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Title: The Optimal Target and Connectivity for Deep Brain Stimulation in Lennox-Gastaut Syndrome.
Austin Authors: Warren, Aaron E L;Dalic, Linda J ;Bulluss, Kristian J ;Roten, Annie ;Thevathasan, Wesley;Archer, John S 
Affiliation: Medicine (University of Melbourne)
Bionics Institute, East Melbourne, Vic, Australia..
Murdoch Children's Research Institute, Parkville, Vic, Australia..
The Florey Institute of Neuroscience and Mental Health
Department of Surgery, University of Melbourne, Parkville, Vic, Australia..
Issue Date: Jul-2022 2022
Publication information: Annals of Neurology 2022; 92(1): 61-74
Abstract: Deep brain stimulation (DBS) can reduce seizures in Lennox-Gastaut syndrome (LGS). However, little is known about the optimal target and whether efficacy depends on connectivity of the stimulation site. Using outcome data from the ESTEL trial, we aimed to determine the optimal target and connectivity for DBS in LGS. A total of 20 patients underwent bilateral DBS of the thalamic centromedian nucleus (CM). Outcome was percentage seizure reduction from baseline after 3 months of DBS, defined using three measures (monthly seizure diaries, 24-hour scalp electroencephalography [EEG], and a novel diary-EEG composite). Probabilistic stimulation mapping identified thalamic locations associated with higher/lower efficacy. Two substitute diffusion MRI datasets (a normative dataset from healthy subjects and a "disease-matched" dataset from a separate group of LGS patients) were used to calculate structural connectivity between DBS sites and a map of areas known to express epileptic activity in LGS, derived from our previous EEG-fMRI research. Results were similar across the three outcome measures. Stimulation was most efficacious in the anterior and inferolateral "parvocellular" CM border, extending into the ventral lateral nucleus (posterior subdivision). There was a positive association between diary-EEG composite seizure reduction and connectivity to areas of a priori EEG-fMRI activation, including premotor and prefrontal cortex, putamen, and pontine brainstem. In contrast, outcomes were not associated with baseline clinical variables. Efficacious CM-DBS for LGS is linked to stimulation of the parvocellular CM and the adjacent ventral lateral nucleus, and is associated with connectivity to, and thus likely modulation of, the "secondary epileptic network" underlying the shared electroclinical manifestations of LGS. ANN NEUROL 2022;92:61-74.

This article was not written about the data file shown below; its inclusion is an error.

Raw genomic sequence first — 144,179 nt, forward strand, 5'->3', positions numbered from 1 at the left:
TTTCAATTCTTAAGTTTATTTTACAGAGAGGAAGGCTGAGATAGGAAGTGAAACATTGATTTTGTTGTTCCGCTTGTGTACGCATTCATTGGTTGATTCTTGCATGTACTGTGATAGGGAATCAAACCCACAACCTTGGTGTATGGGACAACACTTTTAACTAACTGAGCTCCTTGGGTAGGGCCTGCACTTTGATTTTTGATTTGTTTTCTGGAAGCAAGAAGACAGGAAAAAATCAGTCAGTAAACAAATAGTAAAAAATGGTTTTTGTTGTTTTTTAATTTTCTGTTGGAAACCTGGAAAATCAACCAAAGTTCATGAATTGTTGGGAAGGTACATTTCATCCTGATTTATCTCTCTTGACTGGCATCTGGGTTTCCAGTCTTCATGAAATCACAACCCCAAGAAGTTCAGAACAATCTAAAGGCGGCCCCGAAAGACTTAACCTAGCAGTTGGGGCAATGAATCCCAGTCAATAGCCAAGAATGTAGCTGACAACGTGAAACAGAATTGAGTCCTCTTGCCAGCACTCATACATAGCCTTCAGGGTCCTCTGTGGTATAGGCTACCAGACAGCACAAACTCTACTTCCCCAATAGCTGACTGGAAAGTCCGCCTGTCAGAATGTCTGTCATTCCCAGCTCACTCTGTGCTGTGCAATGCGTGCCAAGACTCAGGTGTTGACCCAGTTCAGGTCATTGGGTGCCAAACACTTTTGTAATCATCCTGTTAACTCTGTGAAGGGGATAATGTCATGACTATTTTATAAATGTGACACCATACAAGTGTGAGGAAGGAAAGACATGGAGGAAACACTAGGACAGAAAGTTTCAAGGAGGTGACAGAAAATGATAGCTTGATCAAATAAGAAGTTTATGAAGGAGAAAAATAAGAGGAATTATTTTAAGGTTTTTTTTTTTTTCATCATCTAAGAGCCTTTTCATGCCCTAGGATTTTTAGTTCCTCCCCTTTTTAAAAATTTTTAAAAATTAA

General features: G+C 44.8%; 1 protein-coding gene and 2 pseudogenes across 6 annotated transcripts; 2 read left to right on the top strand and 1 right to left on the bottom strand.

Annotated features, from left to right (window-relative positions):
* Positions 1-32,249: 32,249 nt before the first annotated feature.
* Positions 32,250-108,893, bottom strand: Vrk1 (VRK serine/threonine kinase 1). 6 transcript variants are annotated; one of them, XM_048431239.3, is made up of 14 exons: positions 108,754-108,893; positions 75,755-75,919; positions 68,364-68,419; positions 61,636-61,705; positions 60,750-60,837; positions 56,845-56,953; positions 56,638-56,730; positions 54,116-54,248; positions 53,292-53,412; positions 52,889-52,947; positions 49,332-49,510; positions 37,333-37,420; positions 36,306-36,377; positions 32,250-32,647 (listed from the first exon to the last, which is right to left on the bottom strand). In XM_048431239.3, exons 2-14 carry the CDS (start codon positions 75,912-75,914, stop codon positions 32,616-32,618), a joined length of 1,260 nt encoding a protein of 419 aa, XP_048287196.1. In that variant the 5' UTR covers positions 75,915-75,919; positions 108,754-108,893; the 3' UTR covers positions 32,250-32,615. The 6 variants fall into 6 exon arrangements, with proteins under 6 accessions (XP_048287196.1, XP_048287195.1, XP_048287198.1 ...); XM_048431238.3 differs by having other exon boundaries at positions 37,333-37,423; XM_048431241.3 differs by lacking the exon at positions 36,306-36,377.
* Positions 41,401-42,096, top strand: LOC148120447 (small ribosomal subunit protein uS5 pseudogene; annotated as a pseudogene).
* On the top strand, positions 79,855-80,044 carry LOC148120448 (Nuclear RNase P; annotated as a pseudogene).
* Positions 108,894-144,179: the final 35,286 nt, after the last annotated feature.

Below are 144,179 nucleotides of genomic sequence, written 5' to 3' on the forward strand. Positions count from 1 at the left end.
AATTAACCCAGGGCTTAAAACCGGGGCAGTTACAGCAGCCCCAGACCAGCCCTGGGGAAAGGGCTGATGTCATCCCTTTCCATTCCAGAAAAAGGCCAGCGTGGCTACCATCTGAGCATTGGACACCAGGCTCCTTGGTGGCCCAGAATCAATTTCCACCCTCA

DOI: 10.1002/ana.26368
Journal: Annals of neurology
PubMed URL: 35429045
PubMed URL:
Type: Journal Article
Appears in Collections:Journal articles

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